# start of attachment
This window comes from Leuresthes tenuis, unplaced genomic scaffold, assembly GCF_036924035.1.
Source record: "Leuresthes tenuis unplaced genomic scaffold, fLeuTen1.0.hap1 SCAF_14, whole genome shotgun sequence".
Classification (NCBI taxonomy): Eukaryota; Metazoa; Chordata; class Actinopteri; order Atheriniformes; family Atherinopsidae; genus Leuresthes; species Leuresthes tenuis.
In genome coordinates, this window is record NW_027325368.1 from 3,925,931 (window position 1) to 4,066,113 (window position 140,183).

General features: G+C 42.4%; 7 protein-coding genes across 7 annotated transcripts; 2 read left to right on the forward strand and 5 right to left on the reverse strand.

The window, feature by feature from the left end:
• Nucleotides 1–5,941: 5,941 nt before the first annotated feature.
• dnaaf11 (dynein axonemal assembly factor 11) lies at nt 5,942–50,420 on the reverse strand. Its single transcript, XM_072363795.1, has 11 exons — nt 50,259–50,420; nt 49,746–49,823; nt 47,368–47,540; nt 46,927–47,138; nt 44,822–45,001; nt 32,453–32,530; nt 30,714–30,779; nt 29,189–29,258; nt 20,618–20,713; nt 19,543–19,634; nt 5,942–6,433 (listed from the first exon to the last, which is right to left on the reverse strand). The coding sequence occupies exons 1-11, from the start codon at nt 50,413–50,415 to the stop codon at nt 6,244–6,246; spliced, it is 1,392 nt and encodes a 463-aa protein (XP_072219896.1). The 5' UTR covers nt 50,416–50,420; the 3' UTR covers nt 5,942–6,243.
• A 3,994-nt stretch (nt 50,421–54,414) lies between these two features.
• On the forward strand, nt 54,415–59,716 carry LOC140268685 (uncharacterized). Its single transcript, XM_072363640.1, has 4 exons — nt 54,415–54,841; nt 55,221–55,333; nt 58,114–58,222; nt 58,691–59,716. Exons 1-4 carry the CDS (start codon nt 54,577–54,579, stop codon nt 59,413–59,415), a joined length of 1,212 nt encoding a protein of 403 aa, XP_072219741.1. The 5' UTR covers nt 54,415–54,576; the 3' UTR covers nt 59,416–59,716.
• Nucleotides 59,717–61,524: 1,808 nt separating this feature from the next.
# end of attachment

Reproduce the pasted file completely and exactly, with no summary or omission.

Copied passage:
This window comes from Leuresthes tenuis, unplaced genomic scaffold, assembly GCF_036924035.1.
Source record: "Leuresthes tenuis unplaced genomic scaffold, fLeuTen1.0.hap1 SCAF_14, whole genome shotgun sequence".
Classification (NCBI taxonomy): Eukaryota; Metazoa; Chordata; class Actinopteri; order Atheriniformes; family Atherinopsidae; genus Leuresthes; species Leuresthes tenuis.
In genome coordinates, this window is record NW_027325368.1 from 3,925,931 (window position 1) to 4,066,113 (window position 140,183).

General features: G+C 42.4%; 7 protein-coding genes across 7 annotated transcripts; 2 read left to right on the forward strand and 5 right to left on the reverse strand.

The window, feature by feature from the left end:
• Nucleotides 1–5,941: 5,941 nt before the first annotated feature.
• dnaaf11 (dynein axonemal assembly factor 11) lies at nt 5,942–50,420 on the reverse strand. Its single transcript, XM_072363795.1, has 11 exons — nt 50,259–50,420; nt 49,746–49,823; nt 47,368–47,540; nt 46,927–47,138; nt 44,822–45,001; nt 32,453–32,530; nt 30,714–30,779; nt 29,189–29,258; nt 20,618–20,713; nt 19,543–19,634; nt 5,942–6,433 (listed from the first exon to the last, which is right to left on the reverse strand). The coding sequence occupies exons 1-11, from the start codon at nt 50,413–50,415 to the stop codon at nt 6,244–6,246; spliced, it is 1,392 nt and encodes a 463-aa protein (XP_072219896.1). The 5' UTR covers nt 50,416–50,420; the 3' UTR covers nt 5,942–6,243.
• A 3,994-nt stretch (nt 50,421–54,414) lies between these two features.
• On the forward strand, nt 54,415–59,716 carry LOC140268685 (uncharacterized). Its single transcript, XM_072363640.1, has 4 exons — nt 54,415–54,841; nt 55,221–55,333; nt 58,114–58,222; nt 58,691–59,716. Exons 1-4 carry the CDS (start codon nt 54,577–54,579, stop codon nt 59,413–59,415), a joined length of 1,212 nt encoding a protein of 403 aa, XP_072219741.1. The 5' UTR covers nt 54,415–54,576; the 3' UTR covers nt 59,416–59,716.
• Nucleotides 59,717–61,524: 1,808 nt separating this feature from the next.